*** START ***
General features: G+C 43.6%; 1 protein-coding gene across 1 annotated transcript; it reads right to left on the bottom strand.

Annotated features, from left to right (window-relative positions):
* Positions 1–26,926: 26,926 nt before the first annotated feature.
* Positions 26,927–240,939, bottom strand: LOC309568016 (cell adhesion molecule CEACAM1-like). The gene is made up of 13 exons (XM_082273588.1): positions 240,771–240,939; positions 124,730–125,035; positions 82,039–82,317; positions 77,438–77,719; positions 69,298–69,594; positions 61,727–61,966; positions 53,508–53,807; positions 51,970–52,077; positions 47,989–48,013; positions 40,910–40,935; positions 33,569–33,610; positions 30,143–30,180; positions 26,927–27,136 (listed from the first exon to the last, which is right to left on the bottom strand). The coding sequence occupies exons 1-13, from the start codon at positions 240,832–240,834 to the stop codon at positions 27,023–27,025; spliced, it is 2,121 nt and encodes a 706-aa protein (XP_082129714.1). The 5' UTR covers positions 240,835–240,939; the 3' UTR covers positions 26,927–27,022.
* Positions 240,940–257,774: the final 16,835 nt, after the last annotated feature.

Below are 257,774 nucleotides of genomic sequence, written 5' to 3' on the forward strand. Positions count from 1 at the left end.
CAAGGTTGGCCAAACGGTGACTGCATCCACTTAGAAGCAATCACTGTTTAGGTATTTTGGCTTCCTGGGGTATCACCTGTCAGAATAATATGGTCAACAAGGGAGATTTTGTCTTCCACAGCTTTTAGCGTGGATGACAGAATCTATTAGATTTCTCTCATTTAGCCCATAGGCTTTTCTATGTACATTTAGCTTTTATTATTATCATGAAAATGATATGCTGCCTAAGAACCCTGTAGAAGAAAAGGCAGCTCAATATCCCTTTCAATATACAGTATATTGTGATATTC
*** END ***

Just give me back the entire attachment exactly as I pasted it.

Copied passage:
General features: G+C 43.6%; 1 protein-coding gene across 1 annotated transcript; it reads right to left on the bottom strand.

Annotated features, from left to right (window-relative positions):
* Positions 1–26,926: 26,926 nt before the first annotated feature.
* Positions 26,927–240,939, bottom strand: LOC309568016 (cell adhesion molecule CEACAM1-like). The gene is made up of 13 exons (XM_082273588.1): positions 240,771–240,939; positions 124,730–125,035; positions 82,039–82,317; positions 77,438–77,719; positions 69,298–69,594; positions 61,727–61,966; positions 53,508–53,807; positions 51,970–52,077; positions 47,989–48,013; positions 40,910–40,935; positions 33,569–33,610; positions 30,143–30,180; positions 26,927–27,136 (listed from the first exon to the last, which is right to left on the bottom strand). The coding sequence occupies exons 1-13, from the start codon at positions 240,832–240,834 to the stop codon at positions 27,023–27,025; spliced, it is 2,121 nt and encodes a 706-aa protein (XP_082129714.1). The 5' UTR covers positions 240,835–240,939; the 3' UTR covers positions 26,927–27,022.
* Positions 240,940–257,774: the final 16,835 nt, after the last annotated feature.

Below are 257,774 nucleotides of genomic sequence, written 5' to 3' on the forward strand. Positions count from 1 at the left end.
CAAGGTTGGCCAAACGGTGACTGCATCCACTTAGAAGCAATCACTGTTTAGGTATTTTGGCTTCCTGGGGTATCACCTGTCAGAATAATATGGTCAACAAGGGAGATTTTGTCTTCCACAGCTTTTAGCGTGGATGACAGAATCTATTAGATTTCTCTCATTTAGCCCATAGGCTTTTCTATGTACATTTAGCTTTTATTATTATCATGAAAATGATATGCTGCCTAAGAACCCTGTAGAAGAAAAGGCAGCTCAATATCCCTTTCAATATACAGTATATTGTGATATTC